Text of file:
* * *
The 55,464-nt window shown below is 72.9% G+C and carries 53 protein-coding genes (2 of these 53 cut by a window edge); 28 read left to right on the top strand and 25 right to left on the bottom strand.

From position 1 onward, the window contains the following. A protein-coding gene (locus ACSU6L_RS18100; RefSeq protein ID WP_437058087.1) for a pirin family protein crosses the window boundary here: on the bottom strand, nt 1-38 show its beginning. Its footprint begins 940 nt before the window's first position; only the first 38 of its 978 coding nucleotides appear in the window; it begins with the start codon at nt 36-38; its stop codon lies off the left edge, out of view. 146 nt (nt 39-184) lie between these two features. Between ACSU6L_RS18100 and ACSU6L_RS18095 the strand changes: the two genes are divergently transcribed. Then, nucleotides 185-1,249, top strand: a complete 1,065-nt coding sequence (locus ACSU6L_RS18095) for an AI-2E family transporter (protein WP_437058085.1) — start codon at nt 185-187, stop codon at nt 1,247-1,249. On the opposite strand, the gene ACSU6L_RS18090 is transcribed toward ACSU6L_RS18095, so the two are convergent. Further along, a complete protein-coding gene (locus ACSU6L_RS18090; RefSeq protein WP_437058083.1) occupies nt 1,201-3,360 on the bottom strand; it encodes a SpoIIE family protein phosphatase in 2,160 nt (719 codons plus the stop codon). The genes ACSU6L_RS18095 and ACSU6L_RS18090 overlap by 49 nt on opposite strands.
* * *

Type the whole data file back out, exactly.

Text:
The 55,464-nt window shown below is 72.9% G+C and carries 53 protein-coding genes (2 of these 53 cut by a window edge); 28 read left to right on the top strand and 25 right to left on the bottom strand.

From position 1 onward, the window contains the following. A protein-coding gene (locus ACSU6L_RS18100; RefSeq protein ID WP_437058087.1) for a pirin family protein crosses the window boundary here: on the bottom strand, nt 1-38 show its beginning. Its footprint begins 940 nt before the window's first position; only the first 38 of its 978 coding nucleotides appear in the window; it begins with the start codon at nt 36-38; its stop codon lies off the left edge, out of view. 146 nt (nt 39-184) lie between these two features. Between ACSU6L_RS18100 and ACSU6L_RS18095 the strand changes: the two genes are divergently transcribed. Then, nucleotides 185-1,249, top strand: a complete 1,065-nt coding sequence (locus ACSU6L_RS18095) for an AI-2E family transporter (protein WP_437058085.1) — start codon at nt 185-187, stop codon at nt 1,247-1,249. On the opposite strand, the gene ACSU6L_RS18090 is transcribed toward ACSU6L_RS18095, so the two are convergent. Further along, a complete protein-coding gene (locus ACSU6L_RS18090; RefSeq protein WP_437058083.1) occupies nt 1,201-3,360 on the bottom strand; it encodes a SpoIIE family protein phosphatase in 2,160 nt (719 codons plus the stop codon). The genes ACSU6L_RS18095 and ACSU6L_RS18090 overlap by 49 nt on opposite strands.